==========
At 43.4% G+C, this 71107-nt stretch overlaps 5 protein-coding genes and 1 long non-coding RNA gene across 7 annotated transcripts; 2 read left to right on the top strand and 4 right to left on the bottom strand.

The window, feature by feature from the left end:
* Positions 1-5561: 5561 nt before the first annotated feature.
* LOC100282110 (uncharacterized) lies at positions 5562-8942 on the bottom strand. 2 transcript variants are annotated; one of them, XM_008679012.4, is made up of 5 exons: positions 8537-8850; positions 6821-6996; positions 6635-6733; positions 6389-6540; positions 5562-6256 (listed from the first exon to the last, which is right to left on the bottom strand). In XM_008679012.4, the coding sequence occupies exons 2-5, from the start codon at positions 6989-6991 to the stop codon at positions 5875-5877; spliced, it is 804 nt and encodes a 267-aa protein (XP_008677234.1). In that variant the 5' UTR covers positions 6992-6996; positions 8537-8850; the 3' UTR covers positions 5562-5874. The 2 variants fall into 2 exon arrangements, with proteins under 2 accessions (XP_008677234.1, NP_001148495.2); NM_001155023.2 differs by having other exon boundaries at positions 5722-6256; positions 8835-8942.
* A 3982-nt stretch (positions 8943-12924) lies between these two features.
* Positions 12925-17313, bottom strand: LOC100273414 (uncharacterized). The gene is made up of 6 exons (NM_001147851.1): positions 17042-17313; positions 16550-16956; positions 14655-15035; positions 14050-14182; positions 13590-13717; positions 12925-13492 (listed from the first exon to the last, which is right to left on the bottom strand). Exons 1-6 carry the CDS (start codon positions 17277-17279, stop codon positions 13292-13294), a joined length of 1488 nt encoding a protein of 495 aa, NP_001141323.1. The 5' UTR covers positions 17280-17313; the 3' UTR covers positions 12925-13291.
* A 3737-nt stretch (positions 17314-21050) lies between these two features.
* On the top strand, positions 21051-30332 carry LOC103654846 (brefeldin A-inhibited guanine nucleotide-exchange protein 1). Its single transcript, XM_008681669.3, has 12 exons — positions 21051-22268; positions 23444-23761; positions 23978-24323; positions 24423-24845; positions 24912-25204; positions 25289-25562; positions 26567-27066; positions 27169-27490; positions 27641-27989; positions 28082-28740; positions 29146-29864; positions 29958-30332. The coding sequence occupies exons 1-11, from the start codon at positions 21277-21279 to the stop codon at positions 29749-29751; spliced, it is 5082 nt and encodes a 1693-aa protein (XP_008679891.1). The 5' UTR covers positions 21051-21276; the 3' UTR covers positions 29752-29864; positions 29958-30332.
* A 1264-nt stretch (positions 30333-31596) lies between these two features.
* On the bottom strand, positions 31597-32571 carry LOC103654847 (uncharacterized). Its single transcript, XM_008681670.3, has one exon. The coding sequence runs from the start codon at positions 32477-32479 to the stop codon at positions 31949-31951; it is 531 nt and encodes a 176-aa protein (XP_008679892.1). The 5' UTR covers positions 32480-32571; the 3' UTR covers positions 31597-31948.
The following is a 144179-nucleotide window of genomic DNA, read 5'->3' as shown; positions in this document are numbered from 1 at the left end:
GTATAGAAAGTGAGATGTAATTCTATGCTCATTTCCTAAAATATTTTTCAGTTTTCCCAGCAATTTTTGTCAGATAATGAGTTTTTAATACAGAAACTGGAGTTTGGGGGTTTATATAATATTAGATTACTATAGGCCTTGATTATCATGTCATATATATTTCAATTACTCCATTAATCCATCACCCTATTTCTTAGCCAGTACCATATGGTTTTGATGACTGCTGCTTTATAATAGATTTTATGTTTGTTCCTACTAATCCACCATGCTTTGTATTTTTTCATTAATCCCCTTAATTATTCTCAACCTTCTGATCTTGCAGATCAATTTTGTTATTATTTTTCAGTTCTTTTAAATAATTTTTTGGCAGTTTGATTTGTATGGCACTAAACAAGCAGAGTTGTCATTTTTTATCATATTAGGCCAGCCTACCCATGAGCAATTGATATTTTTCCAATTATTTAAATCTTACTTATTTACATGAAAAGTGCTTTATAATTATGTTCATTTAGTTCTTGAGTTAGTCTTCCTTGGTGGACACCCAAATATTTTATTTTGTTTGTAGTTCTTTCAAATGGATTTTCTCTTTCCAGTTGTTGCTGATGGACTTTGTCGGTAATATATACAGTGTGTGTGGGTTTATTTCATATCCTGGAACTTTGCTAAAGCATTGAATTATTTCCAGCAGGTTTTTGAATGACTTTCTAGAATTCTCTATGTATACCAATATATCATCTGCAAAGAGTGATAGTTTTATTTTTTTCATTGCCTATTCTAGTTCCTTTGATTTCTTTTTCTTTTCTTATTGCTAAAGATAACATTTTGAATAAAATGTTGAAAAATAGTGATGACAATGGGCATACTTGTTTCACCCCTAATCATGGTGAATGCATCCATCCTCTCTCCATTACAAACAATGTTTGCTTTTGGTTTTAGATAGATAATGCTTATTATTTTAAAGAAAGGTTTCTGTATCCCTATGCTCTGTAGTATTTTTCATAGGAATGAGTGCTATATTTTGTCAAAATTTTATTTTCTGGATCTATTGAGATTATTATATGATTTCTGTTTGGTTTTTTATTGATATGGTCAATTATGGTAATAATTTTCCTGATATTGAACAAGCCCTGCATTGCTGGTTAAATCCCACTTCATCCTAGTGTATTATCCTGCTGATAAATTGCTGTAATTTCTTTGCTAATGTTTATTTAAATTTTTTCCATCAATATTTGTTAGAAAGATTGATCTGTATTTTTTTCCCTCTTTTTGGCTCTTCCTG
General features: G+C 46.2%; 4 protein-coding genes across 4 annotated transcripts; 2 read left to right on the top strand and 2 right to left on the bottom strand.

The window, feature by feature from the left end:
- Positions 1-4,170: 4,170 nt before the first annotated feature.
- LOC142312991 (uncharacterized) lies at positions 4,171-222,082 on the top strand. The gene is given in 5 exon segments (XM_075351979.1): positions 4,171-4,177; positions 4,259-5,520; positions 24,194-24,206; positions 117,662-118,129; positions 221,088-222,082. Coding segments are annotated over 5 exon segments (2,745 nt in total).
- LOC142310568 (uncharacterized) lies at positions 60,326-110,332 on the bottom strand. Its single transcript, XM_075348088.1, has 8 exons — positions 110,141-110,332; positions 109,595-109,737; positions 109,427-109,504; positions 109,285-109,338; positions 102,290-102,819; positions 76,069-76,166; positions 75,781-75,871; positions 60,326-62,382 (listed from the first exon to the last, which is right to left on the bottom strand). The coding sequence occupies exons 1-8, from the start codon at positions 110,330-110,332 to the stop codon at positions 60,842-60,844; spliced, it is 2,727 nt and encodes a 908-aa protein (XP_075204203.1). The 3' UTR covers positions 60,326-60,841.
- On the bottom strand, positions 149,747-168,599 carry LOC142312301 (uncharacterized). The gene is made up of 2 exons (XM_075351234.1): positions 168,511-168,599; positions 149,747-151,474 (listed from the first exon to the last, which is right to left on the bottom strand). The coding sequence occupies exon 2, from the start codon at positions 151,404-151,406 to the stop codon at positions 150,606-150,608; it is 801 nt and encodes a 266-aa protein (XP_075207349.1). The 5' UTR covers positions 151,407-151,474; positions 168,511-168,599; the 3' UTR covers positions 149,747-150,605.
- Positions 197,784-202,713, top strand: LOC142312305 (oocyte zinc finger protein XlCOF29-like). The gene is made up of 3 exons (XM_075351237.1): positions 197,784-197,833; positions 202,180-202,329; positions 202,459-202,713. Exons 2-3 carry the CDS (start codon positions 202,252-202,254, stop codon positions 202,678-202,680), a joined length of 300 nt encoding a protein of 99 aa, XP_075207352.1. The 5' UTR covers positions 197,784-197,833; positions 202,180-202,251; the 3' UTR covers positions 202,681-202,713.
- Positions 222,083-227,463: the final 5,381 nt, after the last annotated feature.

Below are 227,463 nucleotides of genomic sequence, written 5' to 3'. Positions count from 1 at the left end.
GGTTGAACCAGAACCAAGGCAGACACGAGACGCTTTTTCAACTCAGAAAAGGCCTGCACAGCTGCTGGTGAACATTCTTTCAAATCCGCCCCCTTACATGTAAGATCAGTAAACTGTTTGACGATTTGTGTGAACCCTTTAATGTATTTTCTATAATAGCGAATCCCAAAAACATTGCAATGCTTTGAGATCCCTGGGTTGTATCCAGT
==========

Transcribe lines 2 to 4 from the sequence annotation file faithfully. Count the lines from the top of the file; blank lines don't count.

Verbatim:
The window, feature by feature from the left end:
* Positions 1-5561: 5561 nt before the first annotated feature.
* LOC100282110 (uncharacterized) lies at positions 5562-8942 on the bottom strand. 2 transcript variants are annotated; one of them, XM_008679012.4, is made up of 5 exons: positions 8537-8850; positions 6821-6996; positions 6635-6733; positions 6389-6540; positions 5562-6256 (listed from the first exon to the last, which is right to left on the bottom strand). In XM_008679012.4, the coding sequence occupies exons 2-5, from the start codon at positions 6989-6991 to the stop codon at positions 5875-5877; spliced, it is 804 nt and encodes a 267-aa protein (XP_008677234.1). In that variant the 5' UTR covers positions 6992-6996; positions 8537-8850; the 3' UTR covers positions 5562-5874. The 2 variants fall into 2 exon arrangements, with proteins under 2 accessions (XP_008677234.1, NP_001148495.2); NM_001155023.2 differs by having other exon boundaries at positions 5722-6256; positions 8835-8942.